data repository, which also contains the schema
and subschemas


The physical repository might be centralized, or
distributed at several locations


ODBC


open database connectivity


JDBC


Java database connectivity

14

Web
-
Based Database Design


Characteristics of Web
-
Based Design

15

Web
-
Based Database Design


Internet Terminology


Web browser


Web page


HTML (Hypertext Markup Language)


Tags


Web server


Web site

16

Web
-
Based Database Design


Internet Terminology


Intranet


Extranet


Protocols


Web
-
centric


Clients


Servers

17

Web
-
Based Database Design


Connecting a Database to the Web


Database must be connected to the Internet or
intranet


Middleware


Adobe ColdFusion


Data Security


Well
-
designed systems provide security at three
levels: the database itself, the Web server, and the
telecommunication links that connect the
components of the system

18

Data Design Terminology


Definitions


Entity


Table or file


Field


Record

19

Data Design Terminology


Key Fields


Primary key


Candidate key


Foreign key


Secondary key

20

Data Design Terminology


Referential Integrity


Validity checks can help
avoid data input errors


In a relational database,
referential integrity
means that a foreign key
value cannot be entered
in one table unless it
matches an existing
primary key in another
table


Orphan

21

Entity
-
Relationship Diagrams


Drawing an ERD


The first step is to list the
entities that you identified
during the fact
-
finding
process and to consider
the nature of the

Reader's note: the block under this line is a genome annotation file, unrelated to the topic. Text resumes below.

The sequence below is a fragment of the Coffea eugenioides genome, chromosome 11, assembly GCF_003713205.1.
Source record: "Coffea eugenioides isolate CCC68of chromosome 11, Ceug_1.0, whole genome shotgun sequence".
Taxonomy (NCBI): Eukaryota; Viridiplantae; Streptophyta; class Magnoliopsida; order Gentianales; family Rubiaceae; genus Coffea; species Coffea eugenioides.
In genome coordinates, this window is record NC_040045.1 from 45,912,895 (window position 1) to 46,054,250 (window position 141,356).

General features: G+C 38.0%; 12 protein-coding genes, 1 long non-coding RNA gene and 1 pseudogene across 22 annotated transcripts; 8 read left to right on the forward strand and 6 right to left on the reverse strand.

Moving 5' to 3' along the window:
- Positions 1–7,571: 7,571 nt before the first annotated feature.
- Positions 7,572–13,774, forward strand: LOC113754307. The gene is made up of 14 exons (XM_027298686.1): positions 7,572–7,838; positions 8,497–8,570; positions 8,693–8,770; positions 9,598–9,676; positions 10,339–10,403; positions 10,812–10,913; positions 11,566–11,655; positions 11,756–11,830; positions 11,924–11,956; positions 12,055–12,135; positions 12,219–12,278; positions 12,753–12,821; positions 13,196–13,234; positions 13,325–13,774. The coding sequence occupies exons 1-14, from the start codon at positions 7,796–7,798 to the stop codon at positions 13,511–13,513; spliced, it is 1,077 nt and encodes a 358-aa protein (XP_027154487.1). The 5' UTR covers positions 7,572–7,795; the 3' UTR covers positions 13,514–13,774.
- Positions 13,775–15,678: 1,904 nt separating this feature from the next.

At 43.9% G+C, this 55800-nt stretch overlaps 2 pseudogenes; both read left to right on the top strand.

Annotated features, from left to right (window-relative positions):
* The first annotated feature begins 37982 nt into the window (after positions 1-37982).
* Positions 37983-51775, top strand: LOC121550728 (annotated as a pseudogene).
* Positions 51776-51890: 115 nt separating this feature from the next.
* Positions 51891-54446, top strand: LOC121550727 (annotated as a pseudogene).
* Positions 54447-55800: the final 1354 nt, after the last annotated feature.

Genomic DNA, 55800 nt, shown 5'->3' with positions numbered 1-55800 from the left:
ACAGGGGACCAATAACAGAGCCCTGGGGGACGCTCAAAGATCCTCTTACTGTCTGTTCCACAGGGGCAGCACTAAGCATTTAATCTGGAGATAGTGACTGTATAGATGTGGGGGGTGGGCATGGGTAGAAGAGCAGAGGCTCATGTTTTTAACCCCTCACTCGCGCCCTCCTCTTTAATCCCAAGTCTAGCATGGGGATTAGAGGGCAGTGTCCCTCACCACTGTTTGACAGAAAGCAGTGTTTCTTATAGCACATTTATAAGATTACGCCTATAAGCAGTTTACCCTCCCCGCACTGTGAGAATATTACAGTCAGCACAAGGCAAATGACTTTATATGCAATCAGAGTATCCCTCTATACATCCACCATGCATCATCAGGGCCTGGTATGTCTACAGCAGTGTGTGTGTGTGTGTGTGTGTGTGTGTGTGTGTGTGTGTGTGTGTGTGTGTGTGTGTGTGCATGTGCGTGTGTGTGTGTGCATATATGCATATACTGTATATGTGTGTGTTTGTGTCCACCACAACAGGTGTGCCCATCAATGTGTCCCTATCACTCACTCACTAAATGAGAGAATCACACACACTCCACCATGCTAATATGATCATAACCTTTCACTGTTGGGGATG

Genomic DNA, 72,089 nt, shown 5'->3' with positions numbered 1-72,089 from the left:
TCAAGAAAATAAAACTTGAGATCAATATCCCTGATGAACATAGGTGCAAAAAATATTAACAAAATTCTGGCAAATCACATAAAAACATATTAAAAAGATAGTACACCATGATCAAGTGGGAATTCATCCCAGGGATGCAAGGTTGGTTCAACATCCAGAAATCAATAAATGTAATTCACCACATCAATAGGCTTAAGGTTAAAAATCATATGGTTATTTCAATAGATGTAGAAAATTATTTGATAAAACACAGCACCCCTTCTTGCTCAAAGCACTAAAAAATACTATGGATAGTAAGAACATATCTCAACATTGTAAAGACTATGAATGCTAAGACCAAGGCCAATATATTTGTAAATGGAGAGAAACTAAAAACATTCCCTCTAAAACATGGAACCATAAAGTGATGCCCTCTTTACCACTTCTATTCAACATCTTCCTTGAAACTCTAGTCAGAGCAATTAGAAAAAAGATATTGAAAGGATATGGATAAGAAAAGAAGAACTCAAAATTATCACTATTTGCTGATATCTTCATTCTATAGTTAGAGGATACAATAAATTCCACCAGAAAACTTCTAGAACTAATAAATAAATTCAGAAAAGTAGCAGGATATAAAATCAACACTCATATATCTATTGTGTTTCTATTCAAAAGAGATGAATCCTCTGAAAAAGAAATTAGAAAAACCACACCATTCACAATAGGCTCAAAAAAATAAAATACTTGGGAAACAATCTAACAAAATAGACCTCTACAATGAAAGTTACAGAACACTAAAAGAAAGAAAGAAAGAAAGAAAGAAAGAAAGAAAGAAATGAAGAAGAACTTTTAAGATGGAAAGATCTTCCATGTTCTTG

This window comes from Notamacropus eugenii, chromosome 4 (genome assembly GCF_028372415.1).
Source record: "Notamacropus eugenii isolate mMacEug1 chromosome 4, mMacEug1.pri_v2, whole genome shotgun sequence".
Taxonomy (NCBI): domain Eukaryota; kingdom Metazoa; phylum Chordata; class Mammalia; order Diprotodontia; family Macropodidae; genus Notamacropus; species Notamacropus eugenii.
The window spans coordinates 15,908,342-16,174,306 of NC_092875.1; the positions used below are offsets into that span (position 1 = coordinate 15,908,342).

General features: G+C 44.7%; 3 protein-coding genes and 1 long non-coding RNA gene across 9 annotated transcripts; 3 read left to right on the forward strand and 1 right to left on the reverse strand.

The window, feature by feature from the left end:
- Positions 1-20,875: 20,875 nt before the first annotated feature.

relationships that link them


A popular method is to
represent entities as
rectangles and
relationships as diamond
shapes

22

Entity
-
Relationship Diagrams


Types of Relationships


Three types of
relationships can exist
between entities


One
-
to
-
one relationship
(1:1)


One
-
to
-
many
relationship (1:M)


Many
-
to
-
many
relationship (M:N)

23

Entity
-
Relationship Diagrams


Cardinality


Cardinality notation


Crow’s foot notation


Unified Modeling
Language (UML)


Now that you understand
database elements and
their relationships, you
can start designing tables

24

Normalization


Standard Notation Format


Designing tables is easier if you use a standard
notation format to show a table’s structure, fields,
and primary key



Example: NAME (
FIELD 1
, FIELD 2, FIELD 3)

25

Normalization


Repeating Groups and Unnormalized Design


Repeating groups


Often occur in manual documents prepared by users


Unnormalized


Enclose the repeating group of fields within a
second set of parentheses

26

Normalization


First Normal Form


A table is in first normal form (1NF) if it does not
contain a repeating group


To convert, you must expand the table’s primary
key to include the primary key of the repeating
group

27

Normalization


Second Normal Form


A table design is in second normal form (2NF) if it is in
1NF and if all fields that are not part of the primary
key are functionally dependent on the entire primary
key


A standard process exists for converting a table from
1NF to 2NF


The objective is to break the original table into two or
more new tables and reassign the fields so that each
nonkey

field will depend on the entire primary key in
its table

28

Normalization


Third Normal Form


3NF design avoids redundancy and data integrity
problems that still can exist in 2NF designs


A table design is in third normal form (3NF) if it is
in 2NF and if no
nonkey

field is dependent on
another
nonkey

field


To convert the table to 3NF, you must remove all
fields from the 2NF table that depend on another
nonkey